We’ve commoditized the ‘artistry’ out of our business. In the late 1970’s a small number of US rug importers began to commission oriental rug production overseas in the most popular colors and designs, selling them alongside their ‘one of a kind’ rugs. The program rug business was born. In fact, this same evolution had begun a number of times in recent rug history, but never became so widespread. In the 1880’s English merchants like Zeigler & Co. commissioned standardized rugs and between the 20th century’s World Wars by New York importing houses like K.S Taushandjian built up  stocks of ‘American’ Sarouk rugs, (later stripping and painting many of them other colors when demand dropped off.  See Jacobsen Rugs for details).   However, by 1980, the industrial revolution had extended to the weaving countries offering better jobs to onetime hand weavers and, more importantly, new methods of production were available. Since an interior designer could now get the same rug again and again their interest in studying rugs diminished.  The consumer could now get whatever they wanted.   And, with a designer’s input less important, the situation invited variations on the programmed rug theme.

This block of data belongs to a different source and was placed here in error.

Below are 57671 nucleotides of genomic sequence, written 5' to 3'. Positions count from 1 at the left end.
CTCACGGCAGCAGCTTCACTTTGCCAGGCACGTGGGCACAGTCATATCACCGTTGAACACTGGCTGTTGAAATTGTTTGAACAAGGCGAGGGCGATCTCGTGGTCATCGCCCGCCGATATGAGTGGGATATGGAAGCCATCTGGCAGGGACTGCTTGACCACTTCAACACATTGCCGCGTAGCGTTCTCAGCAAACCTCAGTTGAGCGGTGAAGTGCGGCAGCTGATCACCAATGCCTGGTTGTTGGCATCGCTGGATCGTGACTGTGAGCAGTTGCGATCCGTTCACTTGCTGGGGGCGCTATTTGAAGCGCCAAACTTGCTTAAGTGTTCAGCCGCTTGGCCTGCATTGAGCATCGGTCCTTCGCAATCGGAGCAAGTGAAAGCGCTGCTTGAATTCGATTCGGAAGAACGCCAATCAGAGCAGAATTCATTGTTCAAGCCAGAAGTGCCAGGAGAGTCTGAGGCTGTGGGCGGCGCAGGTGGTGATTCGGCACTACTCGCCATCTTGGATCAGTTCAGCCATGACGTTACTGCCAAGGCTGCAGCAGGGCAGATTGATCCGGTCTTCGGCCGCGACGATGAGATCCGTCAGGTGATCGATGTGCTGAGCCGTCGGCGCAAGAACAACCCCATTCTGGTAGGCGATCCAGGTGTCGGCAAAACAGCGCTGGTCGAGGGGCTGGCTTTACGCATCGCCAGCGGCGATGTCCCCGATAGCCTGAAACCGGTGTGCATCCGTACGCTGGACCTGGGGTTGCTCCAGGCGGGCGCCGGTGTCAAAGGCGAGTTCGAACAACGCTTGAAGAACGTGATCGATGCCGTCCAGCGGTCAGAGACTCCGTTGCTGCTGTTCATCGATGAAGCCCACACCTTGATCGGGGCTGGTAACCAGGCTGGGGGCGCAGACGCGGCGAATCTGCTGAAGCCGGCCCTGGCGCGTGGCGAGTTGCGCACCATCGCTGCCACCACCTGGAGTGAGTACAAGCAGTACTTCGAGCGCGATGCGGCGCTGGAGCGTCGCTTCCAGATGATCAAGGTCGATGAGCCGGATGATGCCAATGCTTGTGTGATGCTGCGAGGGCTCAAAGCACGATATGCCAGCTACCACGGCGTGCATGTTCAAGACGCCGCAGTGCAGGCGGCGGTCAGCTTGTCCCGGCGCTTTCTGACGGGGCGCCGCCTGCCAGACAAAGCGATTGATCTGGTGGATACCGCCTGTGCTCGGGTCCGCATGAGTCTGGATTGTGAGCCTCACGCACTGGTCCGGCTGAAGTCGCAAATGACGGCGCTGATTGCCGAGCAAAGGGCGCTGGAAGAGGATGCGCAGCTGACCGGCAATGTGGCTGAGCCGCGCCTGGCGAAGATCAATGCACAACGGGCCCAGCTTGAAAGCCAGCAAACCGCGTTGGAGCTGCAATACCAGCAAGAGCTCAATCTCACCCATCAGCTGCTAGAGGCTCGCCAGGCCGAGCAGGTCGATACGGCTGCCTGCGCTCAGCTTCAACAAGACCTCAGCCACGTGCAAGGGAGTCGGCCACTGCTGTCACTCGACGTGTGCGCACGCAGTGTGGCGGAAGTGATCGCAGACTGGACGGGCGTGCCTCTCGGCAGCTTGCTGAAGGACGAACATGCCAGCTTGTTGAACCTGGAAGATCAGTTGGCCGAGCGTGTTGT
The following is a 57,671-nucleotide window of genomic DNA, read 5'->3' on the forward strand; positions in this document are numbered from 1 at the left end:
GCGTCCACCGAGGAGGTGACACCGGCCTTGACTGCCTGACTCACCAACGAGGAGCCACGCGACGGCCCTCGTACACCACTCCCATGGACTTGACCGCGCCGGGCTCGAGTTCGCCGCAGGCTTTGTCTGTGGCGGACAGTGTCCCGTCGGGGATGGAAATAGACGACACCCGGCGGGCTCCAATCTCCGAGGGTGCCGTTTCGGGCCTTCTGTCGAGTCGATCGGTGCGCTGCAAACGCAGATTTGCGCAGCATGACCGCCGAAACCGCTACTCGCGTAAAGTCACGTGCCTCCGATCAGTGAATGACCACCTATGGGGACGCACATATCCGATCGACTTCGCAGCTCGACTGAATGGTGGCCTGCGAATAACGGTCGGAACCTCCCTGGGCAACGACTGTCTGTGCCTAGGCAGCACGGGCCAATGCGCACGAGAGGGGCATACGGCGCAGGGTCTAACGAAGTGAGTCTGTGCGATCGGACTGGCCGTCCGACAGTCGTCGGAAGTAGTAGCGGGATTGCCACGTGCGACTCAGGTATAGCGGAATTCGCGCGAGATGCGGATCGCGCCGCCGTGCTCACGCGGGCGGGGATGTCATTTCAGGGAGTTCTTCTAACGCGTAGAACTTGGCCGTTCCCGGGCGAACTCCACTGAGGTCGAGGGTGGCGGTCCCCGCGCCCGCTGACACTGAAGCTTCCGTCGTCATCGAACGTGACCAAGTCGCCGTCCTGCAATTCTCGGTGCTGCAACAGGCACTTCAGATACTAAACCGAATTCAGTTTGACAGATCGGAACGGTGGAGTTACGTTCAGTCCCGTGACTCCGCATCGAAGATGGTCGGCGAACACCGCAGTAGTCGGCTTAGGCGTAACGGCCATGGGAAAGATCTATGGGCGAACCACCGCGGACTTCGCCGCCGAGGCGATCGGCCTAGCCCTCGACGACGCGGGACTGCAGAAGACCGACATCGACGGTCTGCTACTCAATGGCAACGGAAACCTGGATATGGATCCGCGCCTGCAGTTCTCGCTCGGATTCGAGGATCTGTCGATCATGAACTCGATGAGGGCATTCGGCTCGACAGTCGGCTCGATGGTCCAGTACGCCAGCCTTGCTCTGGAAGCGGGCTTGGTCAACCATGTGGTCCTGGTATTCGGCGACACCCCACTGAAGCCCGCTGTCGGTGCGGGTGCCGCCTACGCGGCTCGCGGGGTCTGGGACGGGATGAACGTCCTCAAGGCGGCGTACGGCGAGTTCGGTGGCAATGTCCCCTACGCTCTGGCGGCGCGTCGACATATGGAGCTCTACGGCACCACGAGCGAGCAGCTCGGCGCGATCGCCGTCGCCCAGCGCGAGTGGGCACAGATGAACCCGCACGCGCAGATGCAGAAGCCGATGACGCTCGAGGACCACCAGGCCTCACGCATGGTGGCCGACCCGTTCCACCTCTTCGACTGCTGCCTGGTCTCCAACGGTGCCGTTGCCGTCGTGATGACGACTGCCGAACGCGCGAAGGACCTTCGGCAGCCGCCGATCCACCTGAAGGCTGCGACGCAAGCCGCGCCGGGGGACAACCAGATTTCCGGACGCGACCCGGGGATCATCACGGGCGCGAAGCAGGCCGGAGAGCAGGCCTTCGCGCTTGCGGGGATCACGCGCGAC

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Three stages of the American Sarouk. L to R, original shade, when stripped and as painted